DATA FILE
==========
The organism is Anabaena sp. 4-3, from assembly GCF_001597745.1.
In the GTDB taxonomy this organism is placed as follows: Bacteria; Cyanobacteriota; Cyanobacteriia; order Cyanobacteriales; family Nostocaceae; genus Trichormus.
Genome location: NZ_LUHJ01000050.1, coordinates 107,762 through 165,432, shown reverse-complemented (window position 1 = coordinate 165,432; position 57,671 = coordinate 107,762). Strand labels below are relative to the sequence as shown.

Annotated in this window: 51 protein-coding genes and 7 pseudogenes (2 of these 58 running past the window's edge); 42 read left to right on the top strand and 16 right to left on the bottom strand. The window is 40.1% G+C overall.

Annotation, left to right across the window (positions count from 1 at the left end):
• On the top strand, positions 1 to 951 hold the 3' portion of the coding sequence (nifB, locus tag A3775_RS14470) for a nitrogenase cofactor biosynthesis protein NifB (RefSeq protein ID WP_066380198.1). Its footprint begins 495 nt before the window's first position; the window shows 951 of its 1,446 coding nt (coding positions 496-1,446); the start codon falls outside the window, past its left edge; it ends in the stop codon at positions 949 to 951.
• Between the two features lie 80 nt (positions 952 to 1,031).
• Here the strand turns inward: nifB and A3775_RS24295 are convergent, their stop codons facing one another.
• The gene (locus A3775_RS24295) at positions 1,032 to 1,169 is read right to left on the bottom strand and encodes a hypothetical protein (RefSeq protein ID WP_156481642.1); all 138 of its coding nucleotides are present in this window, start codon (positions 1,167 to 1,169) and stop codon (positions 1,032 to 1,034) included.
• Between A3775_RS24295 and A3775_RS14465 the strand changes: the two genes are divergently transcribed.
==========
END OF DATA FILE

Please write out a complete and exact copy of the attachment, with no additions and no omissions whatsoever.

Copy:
The organism is Anabaena sp. 4-3, from assembly GCF_001597745.1.
In the GTDB taxonomy this organism is placed as follows: Bacteria; Cyanobacteriota; Cyanobacteriia; order Cyanobacteriales; family Nostocaceae; genus Trichormus.
Genome location: NZ_LUHJ01000050.1, coordinates 107,762 through 165,432, shown reverse-complemented (window position 1 = coordinate 165,432; position 57,671 = coordinate 107,762). Strand labels below are relative to the sequence as shown.

Annotated in this window: 51 protein-coding genes and 7 pseudogenes (2 of these 58 running past the window's edge); 42 read left to right on the top strand and 16 right to left on the bottom strand. The window is 40.1% G+C overall.

Annotation, left to right across the window (positions count from 1 at the left end):
• On the top strand, positions 1 to 951 hold the 3' portion of the coding sequence (nifB, locus tag A3775_RS14470) for a nitrogenase cofactor biosynthesis protein NifB (RefSeq protein ID WP_066380198.1). Its footprint begins 495 nt before the window's first position; the window shows 951 of its 1,446 coding nt (coding positions 496-1,446); the start codon falls outside the window, past its left edge; it ends in the stop codon at positions 949 to 951.
• Between the two features lie 80 nt (positions 952 to 1,031).
• Here the strand turns inward: nifB and A3775_RS24295 are convergent, their stop codons facing one another.
• The gene (locus A3775_RS24295) at positions 1,032 to 1,169 is read right to left on the bottom strand and encodes a hypothetical protein (RefSeq protein ID WP_156481642.1); all 138 of its coding nucleotides are present in this window, start codon (positions 1,167 to 1,169) and stop codon (positions 1,032 to 1,034) included.
• Between A3775_RS24295 and A3775_RS14465 the strand changes: the two genes are divergently transcribed.